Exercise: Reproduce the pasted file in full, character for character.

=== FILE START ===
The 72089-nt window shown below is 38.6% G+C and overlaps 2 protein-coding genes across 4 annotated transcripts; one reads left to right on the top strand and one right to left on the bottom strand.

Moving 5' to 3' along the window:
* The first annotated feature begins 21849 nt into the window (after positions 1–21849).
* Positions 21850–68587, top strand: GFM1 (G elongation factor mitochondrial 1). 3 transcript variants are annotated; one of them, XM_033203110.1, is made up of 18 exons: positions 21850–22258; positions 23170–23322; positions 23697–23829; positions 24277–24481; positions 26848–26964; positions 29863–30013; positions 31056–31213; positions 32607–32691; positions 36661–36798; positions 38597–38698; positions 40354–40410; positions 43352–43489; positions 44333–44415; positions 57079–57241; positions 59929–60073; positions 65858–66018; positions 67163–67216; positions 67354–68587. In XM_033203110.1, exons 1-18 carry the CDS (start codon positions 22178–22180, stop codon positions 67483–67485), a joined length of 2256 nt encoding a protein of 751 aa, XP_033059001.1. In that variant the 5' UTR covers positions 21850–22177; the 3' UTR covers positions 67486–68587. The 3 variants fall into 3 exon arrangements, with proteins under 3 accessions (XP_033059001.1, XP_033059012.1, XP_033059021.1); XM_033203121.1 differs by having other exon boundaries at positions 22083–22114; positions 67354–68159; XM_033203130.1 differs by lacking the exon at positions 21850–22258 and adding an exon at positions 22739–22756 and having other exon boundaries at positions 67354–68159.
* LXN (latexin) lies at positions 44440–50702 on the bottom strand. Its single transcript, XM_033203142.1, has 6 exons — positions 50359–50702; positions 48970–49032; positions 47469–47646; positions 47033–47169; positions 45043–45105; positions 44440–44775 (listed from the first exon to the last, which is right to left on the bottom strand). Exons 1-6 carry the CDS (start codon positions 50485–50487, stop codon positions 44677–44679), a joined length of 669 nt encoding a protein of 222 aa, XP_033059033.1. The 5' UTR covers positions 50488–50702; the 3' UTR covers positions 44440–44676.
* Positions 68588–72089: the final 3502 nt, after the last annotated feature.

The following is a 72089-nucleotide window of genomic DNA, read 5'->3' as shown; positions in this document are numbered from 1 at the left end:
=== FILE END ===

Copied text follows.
The 72089-nt window shown below is 38.6% G+C and overlaps 2 protein-coding genes across 4 annotated transcripts; one reads left to right on the top strand and one right to left on the bottom strand.

Moving 5' to 3' along the window:
* The first annotated feature begins 21849 nt into the window (after positions 1–21849).
* Positions 21850–68587, top strand: GFM1 (G elongation factor mitochondrial 1). 3 transcript variants are annotated; one of them, XM_033203110.1, is made up of 18 exons: positions 21850–22258; positions 23170–23322; positions 23697–23829; positions 24277–24481; positions 26848–26964; positions 29863–30013; positions 31056–31213; positions 32607–32691; positions 36661–36798; positions 38597–38698; positions 40354–40410; positions 43352–43489; positions 44333–44415; positions 57079–57241; positions 59929–60073; positions 65858–66018; positions 67163–67216; positions 67354–68587. In XM_033203110.1, exons 1-18 carry the CDS (start codon positions 22178–22180, stop codon positions 67483–67485), a joined length of 2256 nt encoding a protein of 751 aa, XP_033059001.1. In that variant the 5' UTR covers positions 21850–22177; the 3' UTR covers positions 67486–68587. The 3 variants fall into 3 exon arrangements, with proteins under 3 accessions (XP_033059001.1, XP_033059012.1, XP_033059021.1); XM_033203121.1 differs by having other exon boundaries at positions 22083–22114; positions 67354–68159; XM_033203130.1 differs by lacking the exon at positions 21850–22258 and adding an exon at positions 22739–22756 and having other exon boundaries at positions 67354–68159.
* LXN (latexin) lies at positions 44440–50702 on the bottom strand. Its single transcript, XM_033203142.1, has 6 exons — positions 50359–50702; positions 48970–49032; positions 47469–47646; positions 47033–47169; positions 45043–45105; positions 44440–44775 (listed from the first exon to the last, which is right to left on the bottom strand). Exons 1-6 carry the CDS (start codon positions 50485–50487, stop codon positions 44677–44679), a joined length of 669 nt encoding a protein of 222 aa, XP_033059033.1. The 5' UTR covers positions 50488–50702; the 3' UTR covers positions 44440–44676.
* Positions 68588–72089: the final 3502 nt, after the last annotated feature.

The following is a 72089-nucleotide window of genomic DNA, read 5'->3' as shown; positions in this document are numbered from 1 at the left end: